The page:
John Yau’s monograph on Martin Puryear will examine the artist’s emphasis on a direct engagement with materials, which runs counter to the late modernist trend toward an increasing absence of craft on the part of the artist in favor of impersonality. Yau claims that Puryear’s vision is neither reactionary nor nostalgic, but rather a deeply rigorous rethinking of received assumptions. He contends that the artist’s determination to make work that stands apart from every aesthetic and theoretical agenda, while negotiating such issues as African American history and the individual’s relationship to society and culture, amounts to one of the most remarkable achievements in postwar art. The book will cover Puryear’s entire career, including a new body of work begun since his retrospective at MoMa in 2007.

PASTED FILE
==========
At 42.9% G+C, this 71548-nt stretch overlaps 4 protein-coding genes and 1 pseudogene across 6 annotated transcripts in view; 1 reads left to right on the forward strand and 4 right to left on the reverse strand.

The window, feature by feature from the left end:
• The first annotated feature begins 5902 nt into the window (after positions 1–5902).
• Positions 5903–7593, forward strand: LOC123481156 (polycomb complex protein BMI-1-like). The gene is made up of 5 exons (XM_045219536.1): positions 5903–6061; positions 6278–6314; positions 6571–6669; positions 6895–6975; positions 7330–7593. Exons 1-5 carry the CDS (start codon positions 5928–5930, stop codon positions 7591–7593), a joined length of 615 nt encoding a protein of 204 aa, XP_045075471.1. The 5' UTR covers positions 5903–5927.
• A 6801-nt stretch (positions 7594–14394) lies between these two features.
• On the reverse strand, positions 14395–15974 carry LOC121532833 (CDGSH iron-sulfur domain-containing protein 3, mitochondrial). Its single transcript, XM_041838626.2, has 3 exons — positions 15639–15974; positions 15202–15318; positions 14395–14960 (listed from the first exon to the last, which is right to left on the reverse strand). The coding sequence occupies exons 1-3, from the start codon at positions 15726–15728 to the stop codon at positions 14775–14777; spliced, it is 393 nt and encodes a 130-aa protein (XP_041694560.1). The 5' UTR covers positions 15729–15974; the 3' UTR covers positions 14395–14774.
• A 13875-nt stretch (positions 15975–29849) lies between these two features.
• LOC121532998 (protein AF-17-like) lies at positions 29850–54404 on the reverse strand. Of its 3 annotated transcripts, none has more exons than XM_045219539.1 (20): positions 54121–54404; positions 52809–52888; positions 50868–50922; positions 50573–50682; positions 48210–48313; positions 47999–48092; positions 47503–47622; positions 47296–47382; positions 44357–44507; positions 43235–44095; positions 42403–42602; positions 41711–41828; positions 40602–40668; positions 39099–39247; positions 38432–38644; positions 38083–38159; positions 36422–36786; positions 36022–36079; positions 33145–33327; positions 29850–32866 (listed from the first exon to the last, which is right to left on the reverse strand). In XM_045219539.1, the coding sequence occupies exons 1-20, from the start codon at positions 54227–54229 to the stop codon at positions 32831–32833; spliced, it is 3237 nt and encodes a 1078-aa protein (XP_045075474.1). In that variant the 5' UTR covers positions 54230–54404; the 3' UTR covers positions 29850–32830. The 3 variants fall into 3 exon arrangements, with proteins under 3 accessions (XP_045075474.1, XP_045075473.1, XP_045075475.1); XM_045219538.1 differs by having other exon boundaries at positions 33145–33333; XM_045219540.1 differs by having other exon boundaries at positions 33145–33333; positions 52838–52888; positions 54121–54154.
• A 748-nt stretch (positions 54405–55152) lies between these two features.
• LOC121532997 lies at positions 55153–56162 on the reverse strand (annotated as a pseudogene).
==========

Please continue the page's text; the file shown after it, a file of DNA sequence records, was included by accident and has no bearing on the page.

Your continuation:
John Yau is a poet and freelance critic whose reviews and essays have appeared in numerous magazines, including ArtsArtforumArt in America, and Art News. He has published more than 200 essays on art and has contributed to catalogues and monographs on sculptors Deborah Butterfield, Mark di Suvero, Tim Hawkinson, Jessica Stockholder, and Jackie Winsor. He has written extensively about artists whose work cannot be categorized according to the dominant narratives, including Richard Artschwager, Wifredo Lam, Catherine Murphy, Thomas Nozkowski, Sylvia Plimack-Mangold, and Peter Saul. Since 2004, he has been the arts editor of the Brooklyn Rail. Yau is an associate professor at Mason Gross School of the Arts, Rutgers University.